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Clin Exp Immunol. 2019 Oct 8. doi: 10.1111/cei.13379. [Epub ahead of print]

Trypanosoma cruzi cleaves galectin-3 N-terminal domain to suppress its innate microbicidal activity.

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Centro de Biología Molecular "Severo Ochoa", Universidad Autónoma de Madrid, Nicolás Cabrera 1, Madrid, 28049, Spain.
Institute of Infection, Immunity and Inflammation, College of Medical, Veterinary and Life Sciences, University of Glasgow, Glasgow, G128TA.


Galectin-3 is the best characterized member of galectins, an evolutionary conserved family of galactosides-binding proteins that play central roles in infection and immunity, regulating inflammation, cell migration, and cell apoptosis. Differentially expressed by cells and tissues with immune privilege, they bind not only to host ligands, but also to glycans expressed by pathogens. In this regard, we have previously shown that human galectin-3 recognizes several genetic lineages of the protozoan parasite Trypanosoma cruzi, the causal agent of Chagas´ disease or American trypanosomiasis. Herein we describe a molecular mechanism developed by T. cruzi to proteolytically process galectin-3 that generates a truncated form of the protein lacking its N-terminal domain - required for protein oligomerization - but still conserves a functional carbohydrate recognition domain (CRD). Such processing relies on specific T. cruzi proteases, including Zn-metalloproteases and collagenases, and ultimately conveys profound changes in galectin-3-dependent effects, as chemical inhibition of parasite proteases allows galectin-3 to induce parasite death in vitro. Thus, T. cruzi might have established distinct mechanisms to counteract galectin-3-mediated immunity and microbicide properties. Interestingly, non-pathogenic T. rangeli lacked the ability to cleave galectin-3 suggesting that during evolution, two genetically similar organisms have developed different molecular mechanisms, that in the case of T. cruzi, favored its pathogenicity, highlighting the importance of T. cruzi proteases to avoid immune mechanisms triggered by galectin-3 upon infection. This study provides the first evidence of a novel strategy developed by T. cruzi to abrogate signaling mechanisms associated to galectin-3-dependent innate immunity.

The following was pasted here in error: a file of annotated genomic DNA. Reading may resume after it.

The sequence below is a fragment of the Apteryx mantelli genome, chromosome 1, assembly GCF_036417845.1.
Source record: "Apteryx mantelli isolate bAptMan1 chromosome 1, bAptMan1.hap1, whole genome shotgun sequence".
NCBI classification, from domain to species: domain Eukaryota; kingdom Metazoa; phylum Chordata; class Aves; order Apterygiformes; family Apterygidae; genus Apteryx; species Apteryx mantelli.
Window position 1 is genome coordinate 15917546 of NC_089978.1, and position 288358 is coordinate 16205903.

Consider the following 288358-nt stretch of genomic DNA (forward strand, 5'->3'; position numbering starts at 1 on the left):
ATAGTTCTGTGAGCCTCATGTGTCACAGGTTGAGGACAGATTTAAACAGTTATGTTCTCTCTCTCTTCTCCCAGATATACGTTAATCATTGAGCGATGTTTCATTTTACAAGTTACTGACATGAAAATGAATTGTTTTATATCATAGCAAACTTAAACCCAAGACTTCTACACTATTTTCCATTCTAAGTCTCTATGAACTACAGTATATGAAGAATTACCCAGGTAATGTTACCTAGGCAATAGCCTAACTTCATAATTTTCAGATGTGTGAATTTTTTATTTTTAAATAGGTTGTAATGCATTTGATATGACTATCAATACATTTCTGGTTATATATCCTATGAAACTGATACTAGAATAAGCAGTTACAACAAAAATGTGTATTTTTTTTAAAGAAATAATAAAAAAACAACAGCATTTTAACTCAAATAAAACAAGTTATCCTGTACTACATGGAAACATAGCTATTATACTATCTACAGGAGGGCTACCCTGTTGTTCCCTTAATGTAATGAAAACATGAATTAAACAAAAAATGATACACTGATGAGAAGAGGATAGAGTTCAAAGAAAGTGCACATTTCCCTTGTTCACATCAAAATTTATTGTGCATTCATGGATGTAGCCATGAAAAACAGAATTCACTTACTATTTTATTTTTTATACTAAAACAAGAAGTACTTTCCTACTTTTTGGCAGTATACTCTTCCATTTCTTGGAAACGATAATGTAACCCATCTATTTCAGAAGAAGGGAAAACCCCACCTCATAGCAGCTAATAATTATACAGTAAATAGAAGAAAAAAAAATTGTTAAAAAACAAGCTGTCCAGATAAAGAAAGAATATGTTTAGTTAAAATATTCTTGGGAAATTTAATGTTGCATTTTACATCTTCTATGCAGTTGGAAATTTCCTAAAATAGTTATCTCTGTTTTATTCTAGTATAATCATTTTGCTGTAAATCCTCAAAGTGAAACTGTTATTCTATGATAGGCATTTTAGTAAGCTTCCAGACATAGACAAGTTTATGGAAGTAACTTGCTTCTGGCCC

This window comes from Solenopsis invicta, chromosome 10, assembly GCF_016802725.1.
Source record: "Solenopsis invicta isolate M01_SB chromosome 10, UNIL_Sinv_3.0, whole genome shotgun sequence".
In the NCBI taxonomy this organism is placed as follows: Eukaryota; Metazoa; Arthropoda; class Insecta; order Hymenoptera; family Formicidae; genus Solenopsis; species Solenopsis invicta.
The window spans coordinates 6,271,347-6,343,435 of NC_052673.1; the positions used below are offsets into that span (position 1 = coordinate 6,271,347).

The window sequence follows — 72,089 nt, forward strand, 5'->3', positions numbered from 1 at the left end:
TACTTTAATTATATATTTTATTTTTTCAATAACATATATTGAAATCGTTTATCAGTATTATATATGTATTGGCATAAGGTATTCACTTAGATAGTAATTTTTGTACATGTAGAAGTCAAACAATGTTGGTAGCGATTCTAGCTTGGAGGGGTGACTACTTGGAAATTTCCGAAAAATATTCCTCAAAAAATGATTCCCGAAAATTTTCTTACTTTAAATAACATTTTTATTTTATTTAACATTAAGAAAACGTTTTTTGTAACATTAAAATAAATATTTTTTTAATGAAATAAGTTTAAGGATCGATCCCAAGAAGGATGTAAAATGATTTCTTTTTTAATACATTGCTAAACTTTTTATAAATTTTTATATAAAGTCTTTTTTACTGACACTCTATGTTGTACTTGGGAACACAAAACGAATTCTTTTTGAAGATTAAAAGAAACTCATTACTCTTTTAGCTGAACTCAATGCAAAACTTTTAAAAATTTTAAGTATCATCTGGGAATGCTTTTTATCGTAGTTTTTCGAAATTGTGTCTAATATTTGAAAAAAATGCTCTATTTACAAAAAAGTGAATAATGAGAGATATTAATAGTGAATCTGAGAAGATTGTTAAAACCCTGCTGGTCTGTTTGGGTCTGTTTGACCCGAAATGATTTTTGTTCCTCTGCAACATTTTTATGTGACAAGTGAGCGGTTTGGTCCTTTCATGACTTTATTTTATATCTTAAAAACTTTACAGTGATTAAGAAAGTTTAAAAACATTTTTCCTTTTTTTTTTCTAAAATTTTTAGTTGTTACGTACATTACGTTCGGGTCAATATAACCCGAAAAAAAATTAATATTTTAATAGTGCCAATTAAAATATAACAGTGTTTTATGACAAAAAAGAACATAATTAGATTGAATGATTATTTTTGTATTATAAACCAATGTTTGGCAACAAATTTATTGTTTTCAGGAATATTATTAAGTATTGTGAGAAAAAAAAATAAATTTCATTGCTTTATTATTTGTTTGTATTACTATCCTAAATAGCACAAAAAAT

Chagas disease; Trypanosoma cruzi; galectin-3; innate immunity


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